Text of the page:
Hazel McCallion LRTHazel McCallion LRT
From construction to operation, Metrolinx is using environmentally sustainable best practices during all stages of the project. Below are some examples of how we’re working together to build transit responsibly, while minimizing our impact on local ecosystems:
- As part of a Sustainability Strategy, work is done to ensure the project is climate resilient by reducing energy use and emissions wherever possible. This includes limiting idling by turning off equipment when not in use and keeping equipment properly maintained.
- Using an Environmental Management System (EMS), we track potential hazards to ensure consistent mitigation and timely follow up.
- The light rail vehicles (LRVs) for the this project, the Alstom Citadis Sprit, are powered by electricity and emit near zero emissions. This will further reduce air pollution during operations.
- Dedicated to protecting wildlife and species at risk (SAR), our contractors keep an eye out for any wildlife habitats at all our work sites. Should they encounter wildlife, they work with an ecologist to ensure that construction activities can continue with minimal impact to natural habitats.
Tree Impacts During Construction
Metrolinx and Mobilinx recognize that trees are very important and are working closely with the City of Mississauga to help identify planting and compensation requirements for tree removal on both city and private property. Trees will only be removed when necessary.
With major construction comes some impacts to neighboring properties, including the trimming and removal existing trees. On the surface, trees on private property may appear to be outside of the project work zone. This does not mean that neighboring construction activities would not have a negative impact on their survival. It takes a certified arborist, in consultation with the design and construction teams, to determine whether or not construction activities will impact the tree’s survival.
One of the criteria they use to assess the impact of construction on the tree is by measuring the dripline, the area directly located under the outer circumference of the tree branches, from the tree canopy to determine the extent of the underground root system. The dripline marks the extent of the tree protection zone, where fencing is installed to ensure that the tree can be protected during construction. Protective fencing is used to ensure that less than 30% of the root system remains undisturbed by construction activities. In situations where the tree protection zone cannot be protected, an arborist determines that the tree will not likely survive construction. Only then will they recommend the proactive removal of the tree.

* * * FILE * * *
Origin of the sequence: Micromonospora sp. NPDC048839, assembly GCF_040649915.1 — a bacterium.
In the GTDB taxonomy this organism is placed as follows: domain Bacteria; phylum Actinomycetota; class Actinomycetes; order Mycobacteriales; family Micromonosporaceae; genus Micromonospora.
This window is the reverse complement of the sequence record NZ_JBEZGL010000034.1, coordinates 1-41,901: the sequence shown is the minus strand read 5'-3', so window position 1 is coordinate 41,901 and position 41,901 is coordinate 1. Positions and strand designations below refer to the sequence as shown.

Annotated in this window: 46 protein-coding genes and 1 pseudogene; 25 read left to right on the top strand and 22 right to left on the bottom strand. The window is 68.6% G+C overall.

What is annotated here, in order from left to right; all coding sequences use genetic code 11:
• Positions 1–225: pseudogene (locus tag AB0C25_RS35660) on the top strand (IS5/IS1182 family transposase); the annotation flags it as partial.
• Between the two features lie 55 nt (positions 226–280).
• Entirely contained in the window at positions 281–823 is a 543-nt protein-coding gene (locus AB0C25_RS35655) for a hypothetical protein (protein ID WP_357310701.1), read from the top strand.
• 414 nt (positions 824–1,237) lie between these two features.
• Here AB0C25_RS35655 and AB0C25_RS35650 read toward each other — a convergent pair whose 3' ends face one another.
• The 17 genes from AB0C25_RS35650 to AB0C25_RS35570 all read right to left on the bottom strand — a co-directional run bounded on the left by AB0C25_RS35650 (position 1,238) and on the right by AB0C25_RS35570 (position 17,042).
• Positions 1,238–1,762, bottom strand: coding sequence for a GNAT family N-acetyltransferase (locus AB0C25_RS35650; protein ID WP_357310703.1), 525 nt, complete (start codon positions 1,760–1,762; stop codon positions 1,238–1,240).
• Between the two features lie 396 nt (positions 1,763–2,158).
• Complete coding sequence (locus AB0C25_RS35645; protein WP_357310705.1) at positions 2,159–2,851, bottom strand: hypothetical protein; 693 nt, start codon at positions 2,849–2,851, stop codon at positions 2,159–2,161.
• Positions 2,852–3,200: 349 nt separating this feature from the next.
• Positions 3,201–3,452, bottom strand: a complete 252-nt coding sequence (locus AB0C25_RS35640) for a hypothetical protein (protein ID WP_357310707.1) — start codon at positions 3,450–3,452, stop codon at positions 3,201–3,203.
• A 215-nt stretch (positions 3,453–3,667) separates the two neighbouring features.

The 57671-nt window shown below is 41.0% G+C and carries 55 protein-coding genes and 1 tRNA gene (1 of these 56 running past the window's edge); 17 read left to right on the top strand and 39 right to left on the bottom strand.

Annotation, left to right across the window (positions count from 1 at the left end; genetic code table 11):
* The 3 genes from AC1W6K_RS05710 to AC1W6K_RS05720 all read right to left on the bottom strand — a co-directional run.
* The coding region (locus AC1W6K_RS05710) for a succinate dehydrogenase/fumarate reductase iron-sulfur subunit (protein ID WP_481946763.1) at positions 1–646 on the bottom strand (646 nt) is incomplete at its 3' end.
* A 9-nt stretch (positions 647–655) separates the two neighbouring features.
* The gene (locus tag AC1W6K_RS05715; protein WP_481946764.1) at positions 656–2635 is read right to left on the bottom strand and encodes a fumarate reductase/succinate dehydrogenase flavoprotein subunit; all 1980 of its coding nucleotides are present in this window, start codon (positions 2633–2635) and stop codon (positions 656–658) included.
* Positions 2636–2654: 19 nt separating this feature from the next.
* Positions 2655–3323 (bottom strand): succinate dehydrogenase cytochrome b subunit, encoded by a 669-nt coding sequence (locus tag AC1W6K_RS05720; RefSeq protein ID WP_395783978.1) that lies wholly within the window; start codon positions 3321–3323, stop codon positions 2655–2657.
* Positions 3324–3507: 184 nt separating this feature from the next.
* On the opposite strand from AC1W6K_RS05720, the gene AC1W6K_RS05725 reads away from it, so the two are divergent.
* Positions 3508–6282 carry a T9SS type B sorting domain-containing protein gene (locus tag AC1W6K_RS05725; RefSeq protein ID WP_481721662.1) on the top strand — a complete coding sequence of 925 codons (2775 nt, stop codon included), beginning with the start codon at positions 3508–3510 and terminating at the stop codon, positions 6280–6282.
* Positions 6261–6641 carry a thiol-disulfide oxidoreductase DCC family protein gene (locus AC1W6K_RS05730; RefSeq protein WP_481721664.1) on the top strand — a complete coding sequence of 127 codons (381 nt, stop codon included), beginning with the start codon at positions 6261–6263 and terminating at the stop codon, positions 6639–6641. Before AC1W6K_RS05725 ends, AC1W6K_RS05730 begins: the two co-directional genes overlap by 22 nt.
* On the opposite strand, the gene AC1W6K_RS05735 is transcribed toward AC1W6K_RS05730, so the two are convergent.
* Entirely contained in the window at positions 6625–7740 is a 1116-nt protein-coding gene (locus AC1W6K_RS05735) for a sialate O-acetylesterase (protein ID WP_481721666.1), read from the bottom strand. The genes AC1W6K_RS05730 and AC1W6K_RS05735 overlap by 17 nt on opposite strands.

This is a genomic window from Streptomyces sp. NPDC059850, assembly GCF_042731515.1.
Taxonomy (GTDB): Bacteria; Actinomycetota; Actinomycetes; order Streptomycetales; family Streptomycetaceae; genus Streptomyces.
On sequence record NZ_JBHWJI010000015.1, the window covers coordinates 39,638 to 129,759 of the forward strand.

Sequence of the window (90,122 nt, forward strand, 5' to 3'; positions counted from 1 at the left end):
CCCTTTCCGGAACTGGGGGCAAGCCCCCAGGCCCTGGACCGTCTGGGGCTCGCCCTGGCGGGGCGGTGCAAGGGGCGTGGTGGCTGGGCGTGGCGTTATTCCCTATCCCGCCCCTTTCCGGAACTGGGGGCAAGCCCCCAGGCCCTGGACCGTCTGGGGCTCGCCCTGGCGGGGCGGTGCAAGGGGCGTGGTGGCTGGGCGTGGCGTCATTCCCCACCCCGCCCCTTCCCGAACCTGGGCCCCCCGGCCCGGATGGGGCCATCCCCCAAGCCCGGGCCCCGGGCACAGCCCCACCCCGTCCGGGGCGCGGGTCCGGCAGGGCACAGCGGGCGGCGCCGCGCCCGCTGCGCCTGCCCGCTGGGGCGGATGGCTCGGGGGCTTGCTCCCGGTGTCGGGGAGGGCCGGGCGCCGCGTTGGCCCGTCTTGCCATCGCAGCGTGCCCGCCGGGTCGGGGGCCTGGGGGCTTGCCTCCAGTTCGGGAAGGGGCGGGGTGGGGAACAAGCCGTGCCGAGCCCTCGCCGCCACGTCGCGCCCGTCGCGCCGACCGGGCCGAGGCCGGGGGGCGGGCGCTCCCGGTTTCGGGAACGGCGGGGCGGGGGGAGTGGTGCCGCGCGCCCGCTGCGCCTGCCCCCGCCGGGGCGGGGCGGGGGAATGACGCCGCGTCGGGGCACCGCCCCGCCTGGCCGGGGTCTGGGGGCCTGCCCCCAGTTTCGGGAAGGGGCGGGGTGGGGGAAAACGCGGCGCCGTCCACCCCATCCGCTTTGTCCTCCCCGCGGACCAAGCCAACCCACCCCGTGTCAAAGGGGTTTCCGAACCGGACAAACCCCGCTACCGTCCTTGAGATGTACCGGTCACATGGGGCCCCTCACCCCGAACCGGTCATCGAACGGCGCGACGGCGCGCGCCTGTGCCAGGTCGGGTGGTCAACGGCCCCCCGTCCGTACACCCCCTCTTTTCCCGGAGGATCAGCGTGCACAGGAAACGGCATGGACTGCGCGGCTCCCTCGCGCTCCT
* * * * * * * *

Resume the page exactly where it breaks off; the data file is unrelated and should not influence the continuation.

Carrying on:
Tree replacements are determined based on municipal permitting guidelines. One tree will be replanted for each healthy trees that is removed with a diameter at breast height of 49 cm or less. Two trees will be replanted for each healthy tree that is removed with a diameter at breast height of 50 cm or more.
Keeping the Worksite Clean
Maintaining a clean worksite by keeping the areas impacted by our work clear of mud is important. Below are some of the measures we take to control soil erosion and keep our sites and the community clean:
- Street sweeper trucks are used to clear excess soil, dirt and debris from roadways
- We use silt fencing around construction areas to keep excess soil contained
- Silt socks, filled with wood chips are used to trap sediment and stop the soil from slipping onto the roadway or into the storm drainage system.
- Erosion blankets, made up of mesh netting, hold mounds of soil in place to prevent spillage and spread throughout the worksite, and onto roads and sidewalks
Following the Metrolinx Sustainability Plan, contractors are required to become more climate resilient by minimizing the impact on our natural ecosystems. By reducing waste and managing soil onsite effectively, we can build responsibly and do our part to protect the natural environment and its resources. To ensure accuracy, the Lead Soils Engineers collect data and track the amount of soil and excavated materials that are exported and imported for the project. This process helps us make reasonable projections for future materials required. By sorting soil and other excavated materials from one project to another, we reduce the amount of materials being diverted to landfills each year.
We're transforming the Kitchener Line into a two-way, all-day rapid transit line.
Improvements are underway along the Lakeshore West Line to support more frequent, faster service.
14 kilometres of modern light rail transit running between McMaster University and Eastgate Square.